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Pop Culture Icon Butch Patrick on Conquering Prostate Cancer

by Jessica Webb

Celebrity Cancer Survivor

Butch Patrick made a name for himself as a child actor in the 1960s. Through his role as wolf-boy Eddie Munster, the son of a family of monsters in the syndicated television sitcom The Munsters, he has become an American icon. As an adult, however, Butch’s career stalled as he struggled with addiction to drugs and alcohol. Then just when he had finally conquered his addictions, he found himself facing yet another life-threatening adversary – prostate cancer.

Butch’s acquaintance with prostate cancer began before his decision to get sober. After a high PSA measurement during a routine checkup and subsequent biopsy, Butch was prepared for the news that he had cancer. In a recent interview with Coping®, Butch admits he was in a dark place at the time. “I had been dealing with addiction for so long that I honestly was not too concerned about dying,” he says. “I had the high rating, I did the biopsy, and I was ready for it to be cancer. I had pretty much accepted that.” However, his biopsy results were negative.

Instructed to have his PSA checked again in a couple of years, Butch followed his doctor’s orders. This time, his PSA was even higher, and a biopsy revealed what he had initially expected. He had prostate cancer. Butch’s diagnosis came after he had completed treatment for drug and alcohol addiction at Oasis Treatment Center in Anaheim, CA. Armed with a new attitude and a positive outlook on life, Butch’s reaction was to fight. “This is not going to kill me. It’s something I’ll fight, and I’ll get better and move on,” Butch says of his reaction to the diagnosis. And that’s exactly what he did.

“This is not going to kill me. It’s something I’ll fight, and I’ll get better and move on.”

Given the choice between radiation and surgery to remove his prostate, Butch chose the da Vinci prostatectomy, a minimally invasive, robotic-assisted surgical procedure that would remove his prostate gland. Having already booked several personal appearances throughout the country, as part of what would be known as Butch Patrick’s Whistle Stop Halloween Tour, he had hoped to postpone the surgery until after the tour ended. However, his cancer was aggressive, and his doctors urged him take care of it immediately. “So I did it, and eleven days after my surgery, I got on a train for a month-long trip,” Butch says. “That was probably the toughest part of the whole deal – getting through the next 30 days, bumping along on a train, taking care of business that I just couldn’t blow off.” After his nationwide tour, Butch claims to be nearly an expert on what not to do after surgery.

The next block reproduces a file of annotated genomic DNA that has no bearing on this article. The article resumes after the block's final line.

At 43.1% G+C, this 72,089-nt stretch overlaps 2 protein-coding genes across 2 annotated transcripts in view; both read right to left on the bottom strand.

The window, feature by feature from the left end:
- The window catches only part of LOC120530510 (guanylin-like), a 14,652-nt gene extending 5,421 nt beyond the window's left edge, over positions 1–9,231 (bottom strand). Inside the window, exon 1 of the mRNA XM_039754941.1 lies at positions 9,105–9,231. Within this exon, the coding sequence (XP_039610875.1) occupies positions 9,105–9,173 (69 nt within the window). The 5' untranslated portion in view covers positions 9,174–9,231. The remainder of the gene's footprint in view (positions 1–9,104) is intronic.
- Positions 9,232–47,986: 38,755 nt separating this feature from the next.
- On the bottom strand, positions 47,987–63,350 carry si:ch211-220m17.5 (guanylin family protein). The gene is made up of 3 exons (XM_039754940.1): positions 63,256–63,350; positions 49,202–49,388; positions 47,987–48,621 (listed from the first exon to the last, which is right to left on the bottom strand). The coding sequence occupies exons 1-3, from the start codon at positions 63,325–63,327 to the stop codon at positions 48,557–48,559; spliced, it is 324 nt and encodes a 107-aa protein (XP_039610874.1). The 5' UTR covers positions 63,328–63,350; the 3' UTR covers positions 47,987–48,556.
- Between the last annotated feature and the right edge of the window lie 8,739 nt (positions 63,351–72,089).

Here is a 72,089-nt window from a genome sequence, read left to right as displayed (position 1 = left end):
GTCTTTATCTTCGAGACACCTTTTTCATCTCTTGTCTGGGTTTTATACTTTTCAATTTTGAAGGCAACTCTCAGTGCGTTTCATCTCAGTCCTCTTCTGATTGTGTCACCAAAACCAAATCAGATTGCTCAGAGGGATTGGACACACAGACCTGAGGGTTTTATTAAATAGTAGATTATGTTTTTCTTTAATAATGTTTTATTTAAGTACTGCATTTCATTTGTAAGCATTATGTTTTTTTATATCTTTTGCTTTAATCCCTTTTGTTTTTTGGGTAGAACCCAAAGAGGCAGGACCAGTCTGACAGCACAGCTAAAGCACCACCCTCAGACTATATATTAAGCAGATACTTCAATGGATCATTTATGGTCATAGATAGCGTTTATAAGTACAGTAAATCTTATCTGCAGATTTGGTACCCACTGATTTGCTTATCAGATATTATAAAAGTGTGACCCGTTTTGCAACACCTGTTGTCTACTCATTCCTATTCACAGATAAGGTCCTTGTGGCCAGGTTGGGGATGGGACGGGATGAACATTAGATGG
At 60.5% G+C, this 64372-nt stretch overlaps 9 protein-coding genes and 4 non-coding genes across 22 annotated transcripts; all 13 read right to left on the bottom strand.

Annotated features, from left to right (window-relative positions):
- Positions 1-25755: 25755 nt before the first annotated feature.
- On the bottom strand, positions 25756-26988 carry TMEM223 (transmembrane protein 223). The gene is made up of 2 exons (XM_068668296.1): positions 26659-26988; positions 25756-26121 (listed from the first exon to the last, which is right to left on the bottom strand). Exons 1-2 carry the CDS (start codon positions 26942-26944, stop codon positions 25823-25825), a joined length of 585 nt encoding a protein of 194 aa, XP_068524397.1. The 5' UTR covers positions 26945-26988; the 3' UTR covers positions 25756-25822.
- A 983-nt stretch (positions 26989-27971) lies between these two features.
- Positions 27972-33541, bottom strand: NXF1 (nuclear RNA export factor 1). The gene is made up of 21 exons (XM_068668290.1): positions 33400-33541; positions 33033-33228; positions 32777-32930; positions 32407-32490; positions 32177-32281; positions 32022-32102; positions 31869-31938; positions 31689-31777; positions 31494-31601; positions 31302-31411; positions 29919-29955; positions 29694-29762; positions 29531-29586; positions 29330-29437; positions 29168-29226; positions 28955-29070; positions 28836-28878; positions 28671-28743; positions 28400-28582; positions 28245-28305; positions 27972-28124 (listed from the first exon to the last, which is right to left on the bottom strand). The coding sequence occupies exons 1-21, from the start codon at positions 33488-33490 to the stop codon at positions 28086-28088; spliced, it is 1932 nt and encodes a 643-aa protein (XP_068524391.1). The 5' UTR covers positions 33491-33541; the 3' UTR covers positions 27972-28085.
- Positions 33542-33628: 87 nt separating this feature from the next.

Butch’s road to recovery began on his month-long train trip, but it didn’t end there. After learning he had prostate cancer, Butch also found out he was diabetic. “The combination of my age, prostate removal, being diabetic, and being drug and alcohol free, all at the same time, kind of set my whole body into a new realm of existence,” Butch explains. “What I’m dealing with right now is just getting back into sex drive mode,” he continues. “That’s probably the biggest change I’ve noticed. There’s not a lot of get up and go when it comes to sexual desire.”

Although Butch admits that it took a while for him to feel normal again after his treatment, spirituality and a realistic mindset have given him the strength to cope throughout his experience with cancer. “If this is the worst thing that could happen in my life, I’m pretty lucky considering what some people go through,” he admits.

His ability to take direction – a trait he picked up as a child actor – has also contributed to his successful recovery. “I listen to my doctor. I do what he tells me to do, and that’s pretty much it,” says Butch. “‘G.O.D. – good, orderly direction’ is my mantra.”

These days, Butch is cancer free, making personal appearances, and sharing the lessons he’s learned through his life experiences. “For a long time, I was hiding out, and I wasn’t too proud of myself,” he says. “Now, every day I do this, I feel good.”

♦ ♦ ♦ ♦ ♦

You can follow Butch on twitter at

This article was published in Coping® with Cancer magazine, July/August 2012.